all my own work by ann

Sewing and textiles with Ann

Simplicity Hack-Along 8700

Time to enter a competition! I haven’t entered a competition for ages.

And I could do with a new coat, so I had a go at hacking 8700. It doesn’t really lend itself to being combined with any of the other hacking patterns. And I will enter the Daywear category, because I have worn it nearly every day since I finished it.

 

I made it from a beautifully coloured wool mix bought on Birmingham indoor market; so not all that expensive then. I carefully steamed the fabric before cutting, and mainly steamed the seams. It’s lovely and warm.

Hacking:

  1. I lengthened it. I wanted it to be long enough to cover a number of tunic length jumpers that I own, and which hang below some of my other coats.
  2. I lined it. Winter coats should be lined. I therefore had to work out the pieces needed for a lining, and adjust to accommodate a zip fastening.
  3. I closed it with a big chunky contrasting zip. Being honest, this was to avoid the ‘problem’ of creating bound button holes, which is still a challenge for me, and which might have been too chunky in this relative thick wool. The zip length was determined simply by sitting down and measuring from my neck line to the point where a coat would start to separate when sitting in it.

I included the lower pockets, but not the breast pockets or the shoulder tabs.

I already know that sewing with thick fabric can present some challenges to my sewing machine where seams meet, so I was careful to reduce bulk where ever I could. So the collar and pocket flaps are both lined with the lining fabric. I probably should have lined the pockets themselves as well. Next time.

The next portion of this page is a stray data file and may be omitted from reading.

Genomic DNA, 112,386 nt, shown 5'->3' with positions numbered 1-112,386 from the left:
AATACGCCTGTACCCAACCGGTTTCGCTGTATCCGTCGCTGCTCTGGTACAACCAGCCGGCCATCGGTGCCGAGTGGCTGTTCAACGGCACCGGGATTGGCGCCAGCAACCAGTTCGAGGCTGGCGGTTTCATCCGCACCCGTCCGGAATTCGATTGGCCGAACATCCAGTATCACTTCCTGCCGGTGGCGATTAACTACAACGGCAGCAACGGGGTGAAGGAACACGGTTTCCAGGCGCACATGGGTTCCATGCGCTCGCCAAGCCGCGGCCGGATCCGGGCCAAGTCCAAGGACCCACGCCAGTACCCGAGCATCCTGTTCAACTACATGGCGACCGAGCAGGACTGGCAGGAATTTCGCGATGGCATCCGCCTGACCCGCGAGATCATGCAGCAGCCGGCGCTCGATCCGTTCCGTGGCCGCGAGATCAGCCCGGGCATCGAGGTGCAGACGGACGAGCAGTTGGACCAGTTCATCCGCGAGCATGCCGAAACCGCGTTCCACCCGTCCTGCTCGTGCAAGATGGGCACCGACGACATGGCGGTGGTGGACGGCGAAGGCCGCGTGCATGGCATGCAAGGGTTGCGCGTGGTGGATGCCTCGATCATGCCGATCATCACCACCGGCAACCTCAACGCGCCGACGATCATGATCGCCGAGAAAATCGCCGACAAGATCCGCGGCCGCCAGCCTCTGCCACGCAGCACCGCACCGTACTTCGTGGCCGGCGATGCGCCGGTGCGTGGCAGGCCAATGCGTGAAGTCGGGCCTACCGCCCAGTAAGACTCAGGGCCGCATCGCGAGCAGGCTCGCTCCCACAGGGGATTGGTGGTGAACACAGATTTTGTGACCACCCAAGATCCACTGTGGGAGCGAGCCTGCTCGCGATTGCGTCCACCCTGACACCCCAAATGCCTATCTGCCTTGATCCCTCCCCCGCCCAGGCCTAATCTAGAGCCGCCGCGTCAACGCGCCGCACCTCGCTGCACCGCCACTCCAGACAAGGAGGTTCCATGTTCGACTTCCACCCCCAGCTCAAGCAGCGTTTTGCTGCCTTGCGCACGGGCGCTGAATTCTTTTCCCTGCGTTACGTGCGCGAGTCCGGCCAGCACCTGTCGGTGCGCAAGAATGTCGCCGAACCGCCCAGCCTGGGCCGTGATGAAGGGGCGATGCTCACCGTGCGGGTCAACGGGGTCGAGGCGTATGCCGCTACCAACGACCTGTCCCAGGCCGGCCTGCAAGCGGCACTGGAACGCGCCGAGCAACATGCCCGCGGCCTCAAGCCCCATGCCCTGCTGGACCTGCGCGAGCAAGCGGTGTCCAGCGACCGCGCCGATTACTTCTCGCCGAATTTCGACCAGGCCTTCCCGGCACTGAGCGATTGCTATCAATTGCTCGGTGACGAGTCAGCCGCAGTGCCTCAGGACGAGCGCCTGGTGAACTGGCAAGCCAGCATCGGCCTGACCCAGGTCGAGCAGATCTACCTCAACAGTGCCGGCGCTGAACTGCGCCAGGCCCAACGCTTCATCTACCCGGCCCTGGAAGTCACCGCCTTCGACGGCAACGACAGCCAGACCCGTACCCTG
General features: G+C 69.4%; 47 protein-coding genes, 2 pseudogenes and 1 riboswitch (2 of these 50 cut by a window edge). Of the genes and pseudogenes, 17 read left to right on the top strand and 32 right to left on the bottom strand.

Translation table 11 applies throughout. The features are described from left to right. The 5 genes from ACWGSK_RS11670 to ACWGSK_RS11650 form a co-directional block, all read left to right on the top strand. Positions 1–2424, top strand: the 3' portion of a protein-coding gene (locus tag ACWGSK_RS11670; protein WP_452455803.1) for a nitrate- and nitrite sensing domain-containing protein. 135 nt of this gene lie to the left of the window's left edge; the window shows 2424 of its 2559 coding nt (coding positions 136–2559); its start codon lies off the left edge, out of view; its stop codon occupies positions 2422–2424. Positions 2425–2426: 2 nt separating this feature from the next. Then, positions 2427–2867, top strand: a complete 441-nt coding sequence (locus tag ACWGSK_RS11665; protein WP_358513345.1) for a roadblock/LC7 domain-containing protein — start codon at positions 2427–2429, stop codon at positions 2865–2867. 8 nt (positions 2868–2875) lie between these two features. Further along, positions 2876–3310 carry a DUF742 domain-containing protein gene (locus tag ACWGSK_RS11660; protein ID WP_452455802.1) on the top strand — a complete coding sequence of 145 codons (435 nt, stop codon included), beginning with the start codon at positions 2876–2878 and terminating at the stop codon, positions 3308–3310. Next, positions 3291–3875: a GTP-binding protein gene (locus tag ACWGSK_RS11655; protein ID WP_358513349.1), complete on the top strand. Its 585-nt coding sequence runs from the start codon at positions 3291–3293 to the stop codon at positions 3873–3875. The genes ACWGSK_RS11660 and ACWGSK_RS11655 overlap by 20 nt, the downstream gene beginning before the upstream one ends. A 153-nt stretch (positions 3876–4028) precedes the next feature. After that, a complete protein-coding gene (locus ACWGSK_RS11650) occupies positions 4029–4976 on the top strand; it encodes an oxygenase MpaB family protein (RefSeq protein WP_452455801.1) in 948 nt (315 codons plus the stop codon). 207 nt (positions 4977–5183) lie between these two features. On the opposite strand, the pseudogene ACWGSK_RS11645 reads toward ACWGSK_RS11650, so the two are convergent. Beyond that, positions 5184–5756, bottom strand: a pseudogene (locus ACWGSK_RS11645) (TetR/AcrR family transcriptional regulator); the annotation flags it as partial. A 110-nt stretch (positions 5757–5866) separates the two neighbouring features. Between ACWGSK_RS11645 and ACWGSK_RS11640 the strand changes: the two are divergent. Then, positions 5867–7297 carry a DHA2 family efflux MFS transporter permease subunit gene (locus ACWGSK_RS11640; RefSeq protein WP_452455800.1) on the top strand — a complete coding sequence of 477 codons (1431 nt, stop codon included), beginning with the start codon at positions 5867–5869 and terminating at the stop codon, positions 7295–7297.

I love this coat, as I am so sure that it is unique, especially the contrasting colours, and it really works in terms of covering winter jumpers. Once I had worked out the hacked design it was relatively easy to make, and I successfully met the challenge of reducing the bulk, especially in the collar and shoulder areas.

I needed to use a walking foot, as the wool and lining fabric handle rather differently, and needed to be passed through the machine at the same speed. The result would not have been good without a walking foot.

Here’s the zip being inserted, backed by strips of interfacing for support, and tacked in place. I always tack zips in place.

IMG_1251

The final challenge was to decide how to finish the bottom of the coat. I eventually hemmed the coat and lining so that they hang separately. With most previous coats I have hand stitched the lining to the coat hem. but this can cause problems with the way that a garment hangs. No such problems with this garment.

Maybe that wasn’t the final challenge; given that this is for a competition, I felt that my entry should show me wearing my coat, and I don’t always have a photographer handy. So thanks to Keith for the photographs in his garden at new year.

I had some fabric left. This seems to be normal these days…. So I made a matching hat, which although not part of the competition, goes great with the coat and makes it all the more unique.

I was tempted to design my own, based on templates that I already have, but eventually went for Kwik Sew 3543, which offered exactly what I was looking for. Except that the pattern is for stretch fabric and my wool doesn’t have much stretch. I already had the fur fabric. I does have some stretch. The walking foot was still on the machine! I hacked this pattern as well, not only from my fabric choices, but I lined the inner hat and the back of the fur band with the same lining as the coat. The hat took about 2 hours to make. More may be in order, and it would make a quick and easy present if I can get the head size right!

 

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